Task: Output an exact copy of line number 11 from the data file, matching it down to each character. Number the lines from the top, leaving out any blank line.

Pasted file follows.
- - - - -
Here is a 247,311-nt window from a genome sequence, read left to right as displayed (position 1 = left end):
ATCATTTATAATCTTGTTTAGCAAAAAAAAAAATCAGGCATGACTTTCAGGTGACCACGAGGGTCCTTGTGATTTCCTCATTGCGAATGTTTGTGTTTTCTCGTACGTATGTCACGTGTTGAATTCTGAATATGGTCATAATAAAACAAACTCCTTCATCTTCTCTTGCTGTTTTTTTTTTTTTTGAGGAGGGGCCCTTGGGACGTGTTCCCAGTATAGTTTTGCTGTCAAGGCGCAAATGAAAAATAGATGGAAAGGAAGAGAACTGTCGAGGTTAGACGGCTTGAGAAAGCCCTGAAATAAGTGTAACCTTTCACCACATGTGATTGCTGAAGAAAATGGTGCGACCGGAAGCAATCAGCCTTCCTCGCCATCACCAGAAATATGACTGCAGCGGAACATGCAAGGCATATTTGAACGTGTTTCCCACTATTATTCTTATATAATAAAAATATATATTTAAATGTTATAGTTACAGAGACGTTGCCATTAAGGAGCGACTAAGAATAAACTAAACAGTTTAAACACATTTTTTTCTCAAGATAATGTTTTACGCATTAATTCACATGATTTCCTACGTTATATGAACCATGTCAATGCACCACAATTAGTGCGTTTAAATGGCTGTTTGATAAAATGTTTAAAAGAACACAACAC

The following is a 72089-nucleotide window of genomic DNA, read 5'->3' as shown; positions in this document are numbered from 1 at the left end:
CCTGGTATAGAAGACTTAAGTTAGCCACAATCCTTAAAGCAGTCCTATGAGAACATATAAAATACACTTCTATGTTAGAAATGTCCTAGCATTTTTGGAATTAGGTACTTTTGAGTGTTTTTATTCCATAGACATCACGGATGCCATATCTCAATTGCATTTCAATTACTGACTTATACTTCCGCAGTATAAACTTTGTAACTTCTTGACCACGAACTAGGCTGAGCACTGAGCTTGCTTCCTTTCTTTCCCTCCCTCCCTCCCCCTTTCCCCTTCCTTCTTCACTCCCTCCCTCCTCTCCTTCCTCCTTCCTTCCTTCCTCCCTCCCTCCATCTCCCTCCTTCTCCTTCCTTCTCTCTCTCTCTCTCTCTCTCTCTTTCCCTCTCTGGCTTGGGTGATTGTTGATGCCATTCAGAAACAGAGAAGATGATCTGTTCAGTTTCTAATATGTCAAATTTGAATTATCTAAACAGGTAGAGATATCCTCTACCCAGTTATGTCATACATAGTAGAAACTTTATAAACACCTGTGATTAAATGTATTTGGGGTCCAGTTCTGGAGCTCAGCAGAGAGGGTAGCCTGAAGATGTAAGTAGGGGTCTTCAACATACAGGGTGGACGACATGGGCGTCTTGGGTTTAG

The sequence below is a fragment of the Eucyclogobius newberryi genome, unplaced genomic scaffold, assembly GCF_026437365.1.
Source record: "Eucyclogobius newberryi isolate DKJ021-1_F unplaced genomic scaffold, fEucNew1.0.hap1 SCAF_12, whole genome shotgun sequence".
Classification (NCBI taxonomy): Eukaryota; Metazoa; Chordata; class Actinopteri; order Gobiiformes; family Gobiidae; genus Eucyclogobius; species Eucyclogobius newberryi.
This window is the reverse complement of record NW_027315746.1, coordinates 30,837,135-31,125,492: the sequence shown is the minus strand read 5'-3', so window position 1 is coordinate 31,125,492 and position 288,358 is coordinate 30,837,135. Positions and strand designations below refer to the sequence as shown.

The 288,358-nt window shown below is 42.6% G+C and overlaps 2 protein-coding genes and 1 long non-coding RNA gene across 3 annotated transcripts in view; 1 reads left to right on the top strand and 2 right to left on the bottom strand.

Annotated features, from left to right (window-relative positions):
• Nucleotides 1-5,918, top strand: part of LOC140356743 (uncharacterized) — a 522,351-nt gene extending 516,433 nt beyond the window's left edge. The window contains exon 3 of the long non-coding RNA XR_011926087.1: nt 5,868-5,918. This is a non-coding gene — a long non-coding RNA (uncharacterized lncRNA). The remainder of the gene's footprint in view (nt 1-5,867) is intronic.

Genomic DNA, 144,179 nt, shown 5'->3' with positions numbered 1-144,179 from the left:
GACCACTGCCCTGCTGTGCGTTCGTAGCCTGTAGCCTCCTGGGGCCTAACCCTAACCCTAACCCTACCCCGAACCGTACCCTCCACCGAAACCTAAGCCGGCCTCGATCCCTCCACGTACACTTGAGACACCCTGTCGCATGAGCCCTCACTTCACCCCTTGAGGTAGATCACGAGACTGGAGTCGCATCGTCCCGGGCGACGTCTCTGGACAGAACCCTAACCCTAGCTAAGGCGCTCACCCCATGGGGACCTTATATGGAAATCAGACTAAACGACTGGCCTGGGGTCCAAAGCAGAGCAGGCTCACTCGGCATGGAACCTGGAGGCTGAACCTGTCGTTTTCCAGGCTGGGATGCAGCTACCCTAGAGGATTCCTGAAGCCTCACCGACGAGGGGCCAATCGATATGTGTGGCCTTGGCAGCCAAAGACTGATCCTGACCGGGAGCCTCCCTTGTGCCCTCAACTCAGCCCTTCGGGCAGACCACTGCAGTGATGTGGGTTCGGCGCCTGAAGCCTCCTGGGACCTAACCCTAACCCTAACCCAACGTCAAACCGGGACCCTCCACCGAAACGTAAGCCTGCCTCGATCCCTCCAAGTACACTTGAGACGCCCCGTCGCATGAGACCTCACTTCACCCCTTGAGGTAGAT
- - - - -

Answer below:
• Nucleotides 1-5,918, top strand: part of LOC140356743 (uncharacterized) — a 522,351-nt gene extending 516,433 nt beyond the window's left edge. The window contains exon 3 of the long non-coding RNA XR_011926087.1: nt 5,868-5,918. This is a non-coding gene — a long non-coding RNA (uncharacterized lncRNA). The remainder of the gene's footprint in view (nt 1-5,867) is intronic.